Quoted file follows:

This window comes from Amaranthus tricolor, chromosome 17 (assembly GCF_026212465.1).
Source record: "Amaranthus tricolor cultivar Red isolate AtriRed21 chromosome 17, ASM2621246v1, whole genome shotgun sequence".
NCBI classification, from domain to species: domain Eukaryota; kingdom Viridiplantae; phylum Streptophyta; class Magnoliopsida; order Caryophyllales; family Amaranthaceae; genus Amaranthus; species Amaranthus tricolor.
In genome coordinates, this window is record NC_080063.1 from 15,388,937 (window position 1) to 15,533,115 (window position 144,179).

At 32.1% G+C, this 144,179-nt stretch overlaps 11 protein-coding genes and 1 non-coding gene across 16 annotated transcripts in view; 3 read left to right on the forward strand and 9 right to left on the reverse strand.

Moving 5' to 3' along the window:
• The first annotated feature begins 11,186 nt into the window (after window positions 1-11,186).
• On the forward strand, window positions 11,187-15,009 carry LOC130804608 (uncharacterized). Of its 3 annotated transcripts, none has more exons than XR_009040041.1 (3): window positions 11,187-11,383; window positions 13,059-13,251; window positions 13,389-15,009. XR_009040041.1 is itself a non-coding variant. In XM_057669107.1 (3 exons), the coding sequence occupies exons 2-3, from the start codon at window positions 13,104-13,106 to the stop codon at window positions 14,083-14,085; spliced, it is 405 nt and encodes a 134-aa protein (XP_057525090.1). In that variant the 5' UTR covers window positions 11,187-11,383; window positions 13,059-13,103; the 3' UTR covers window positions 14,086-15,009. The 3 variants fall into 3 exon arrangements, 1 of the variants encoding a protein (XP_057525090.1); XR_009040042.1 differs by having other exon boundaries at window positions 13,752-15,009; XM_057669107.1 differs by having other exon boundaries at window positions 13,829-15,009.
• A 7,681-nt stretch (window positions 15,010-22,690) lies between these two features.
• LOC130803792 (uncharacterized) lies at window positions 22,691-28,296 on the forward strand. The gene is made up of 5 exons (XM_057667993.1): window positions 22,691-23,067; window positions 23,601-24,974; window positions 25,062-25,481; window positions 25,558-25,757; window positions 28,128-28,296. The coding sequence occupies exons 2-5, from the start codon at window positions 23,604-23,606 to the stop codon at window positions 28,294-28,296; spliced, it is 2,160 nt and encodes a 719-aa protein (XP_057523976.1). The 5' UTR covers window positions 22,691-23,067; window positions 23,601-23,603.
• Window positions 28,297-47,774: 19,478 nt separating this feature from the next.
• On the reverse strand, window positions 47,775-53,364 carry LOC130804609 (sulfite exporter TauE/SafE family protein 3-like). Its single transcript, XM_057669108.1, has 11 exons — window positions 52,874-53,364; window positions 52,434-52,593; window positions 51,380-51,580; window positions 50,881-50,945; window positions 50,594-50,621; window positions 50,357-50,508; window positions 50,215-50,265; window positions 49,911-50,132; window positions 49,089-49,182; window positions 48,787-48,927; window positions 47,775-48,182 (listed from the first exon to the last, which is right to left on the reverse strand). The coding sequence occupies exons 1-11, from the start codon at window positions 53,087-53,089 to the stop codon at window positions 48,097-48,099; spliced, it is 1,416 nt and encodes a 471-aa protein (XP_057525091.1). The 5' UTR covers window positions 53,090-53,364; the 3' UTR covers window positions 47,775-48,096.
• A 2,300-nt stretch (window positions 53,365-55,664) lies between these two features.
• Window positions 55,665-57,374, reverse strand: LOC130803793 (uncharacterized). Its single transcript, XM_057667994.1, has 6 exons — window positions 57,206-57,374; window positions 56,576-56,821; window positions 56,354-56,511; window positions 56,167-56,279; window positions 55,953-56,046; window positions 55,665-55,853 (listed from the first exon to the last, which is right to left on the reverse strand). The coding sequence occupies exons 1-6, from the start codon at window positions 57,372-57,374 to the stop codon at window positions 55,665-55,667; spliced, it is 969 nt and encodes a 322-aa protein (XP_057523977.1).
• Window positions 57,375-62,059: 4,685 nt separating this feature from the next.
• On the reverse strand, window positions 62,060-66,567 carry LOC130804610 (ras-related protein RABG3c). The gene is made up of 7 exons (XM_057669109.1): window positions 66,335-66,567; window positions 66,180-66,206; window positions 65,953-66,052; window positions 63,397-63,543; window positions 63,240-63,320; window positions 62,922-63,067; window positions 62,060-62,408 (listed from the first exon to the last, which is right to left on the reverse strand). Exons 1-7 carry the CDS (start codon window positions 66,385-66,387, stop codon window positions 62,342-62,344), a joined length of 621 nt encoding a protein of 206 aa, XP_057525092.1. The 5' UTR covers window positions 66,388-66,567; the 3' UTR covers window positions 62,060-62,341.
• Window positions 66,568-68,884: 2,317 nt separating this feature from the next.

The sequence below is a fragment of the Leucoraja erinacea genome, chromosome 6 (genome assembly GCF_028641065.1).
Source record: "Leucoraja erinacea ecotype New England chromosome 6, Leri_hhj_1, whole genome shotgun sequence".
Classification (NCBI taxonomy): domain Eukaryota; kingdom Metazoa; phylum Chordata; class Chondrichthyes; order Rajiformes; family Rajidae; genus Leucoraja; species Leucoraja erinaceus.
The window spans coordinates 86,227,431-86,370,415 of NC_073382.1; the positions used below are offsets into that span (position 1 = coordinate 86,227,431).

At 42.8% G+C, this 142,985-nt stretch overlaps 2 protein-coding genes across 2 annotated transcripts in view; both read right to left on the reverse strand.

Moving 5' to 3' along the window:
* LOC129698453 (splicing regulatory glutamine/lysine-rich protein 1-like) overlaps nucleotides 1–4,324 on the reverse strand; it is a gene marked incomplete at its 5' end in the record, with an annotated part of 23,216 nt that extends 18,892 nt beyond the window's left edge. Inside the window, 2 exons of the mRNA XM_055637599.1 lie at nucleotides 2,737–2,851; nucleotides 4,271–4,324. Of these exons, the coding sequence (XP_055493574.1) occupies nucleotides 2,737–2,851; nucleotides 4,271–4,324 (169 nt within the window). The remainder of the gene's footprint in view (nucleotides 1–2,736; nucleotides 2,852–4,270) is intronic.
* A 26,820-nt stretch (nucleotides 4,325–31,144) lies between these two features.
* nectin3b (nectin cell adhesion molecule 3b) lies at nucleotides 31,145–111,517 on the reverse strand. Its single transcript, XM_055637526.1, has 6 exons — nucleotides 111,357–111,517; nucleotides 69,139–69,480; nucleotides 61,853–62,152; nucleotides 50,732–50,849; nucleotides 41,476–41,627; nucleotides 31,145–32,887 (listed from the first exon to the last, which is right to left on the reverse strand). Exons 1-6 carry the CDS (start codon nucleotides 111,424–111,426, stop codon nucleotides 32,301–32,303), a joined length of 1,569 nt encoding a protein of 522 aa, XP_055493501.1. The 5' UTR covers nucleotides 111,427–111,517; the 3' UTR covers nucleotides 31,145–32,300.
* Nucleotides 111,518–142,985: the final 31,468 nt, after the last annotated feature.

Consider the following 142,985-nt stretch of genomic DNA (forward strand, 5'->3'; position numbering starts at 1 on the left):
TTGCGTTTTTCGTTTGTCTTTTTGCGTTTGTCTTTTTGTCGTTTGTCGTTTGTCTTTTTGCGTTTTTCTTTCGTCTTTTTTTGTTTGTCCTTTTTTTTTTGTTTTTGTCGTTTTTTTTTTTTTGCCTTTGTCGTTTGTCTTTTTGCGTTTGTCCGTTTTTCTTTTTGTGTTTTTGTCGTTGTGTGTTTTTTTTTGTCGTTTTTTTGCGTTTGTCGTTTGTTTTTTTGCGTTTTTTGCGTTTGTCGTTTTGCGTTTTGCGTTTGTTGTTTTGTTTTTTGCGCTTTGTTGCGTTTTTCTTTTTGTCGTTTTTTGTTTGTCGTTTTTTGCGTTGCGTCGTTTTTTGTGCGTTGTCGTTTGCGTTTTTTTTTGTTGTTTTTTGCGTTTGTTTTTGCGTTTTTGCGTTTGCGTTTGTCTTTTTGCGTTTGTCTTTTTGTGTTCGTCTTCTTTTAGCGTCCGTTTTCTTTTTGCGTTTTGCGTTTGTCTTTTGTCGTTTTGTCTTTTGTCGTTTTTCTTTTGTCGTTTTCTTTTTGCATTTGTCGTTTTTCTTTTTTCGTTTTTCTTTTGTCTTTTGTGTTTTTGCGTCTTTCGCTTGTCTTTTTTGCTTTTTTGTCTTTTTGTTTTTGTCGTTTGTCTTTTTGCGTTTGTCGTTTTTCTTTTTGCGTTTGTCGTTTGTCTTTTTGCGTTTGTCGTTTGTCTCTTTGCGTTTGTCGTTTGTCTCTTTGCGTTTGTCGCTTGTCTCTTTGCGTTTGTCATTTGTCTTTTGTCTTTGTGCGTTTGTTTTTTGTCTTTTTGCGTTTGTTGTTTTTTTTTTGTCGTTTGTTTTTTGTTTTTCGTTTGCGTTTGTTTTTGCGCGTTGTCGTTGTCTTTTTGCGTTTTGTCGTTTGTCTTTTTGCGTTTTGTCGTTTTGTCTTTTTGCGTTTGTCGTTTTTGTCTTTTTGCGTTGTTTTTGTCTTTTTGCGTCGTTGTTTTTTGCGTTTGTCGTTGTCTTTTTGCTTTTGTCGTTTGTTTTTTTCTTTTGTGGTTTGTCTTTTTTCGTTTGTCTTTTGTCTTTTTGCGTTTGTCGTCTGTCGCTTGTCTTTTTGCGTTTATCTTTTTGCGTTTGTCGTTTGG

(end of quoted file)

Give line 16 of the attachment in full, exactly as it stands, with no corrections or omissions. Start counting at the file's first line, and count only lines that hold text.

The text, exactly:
• On the reverse strand, window positions 62,060-66,567 carry LOC130804610 (ras-related protein RABG3c). The gene is made up of 7 exons (XM_057669109.1): window positions 66,335-66,567; window positions 66,180-66,206; window positions 65,953-66,052; window positions 63,397-63,543; window positions 63,240-63,320; window positions 62,922-63,067; window positions 62,060-62,408 (listed from the first exon to the last, which is right to left on the reverse strand). Exons 1-7 carry the CDS (start codon window positions 66,385-66,387, stop codon window positions 62,342-62,344), a joined length of 621 nt encoding a protein of 206 aa, XP_057525092.1. The 5' UTR covers window positions 66,388-66,567; the 3' UTR covers window positions 62,060-62,341.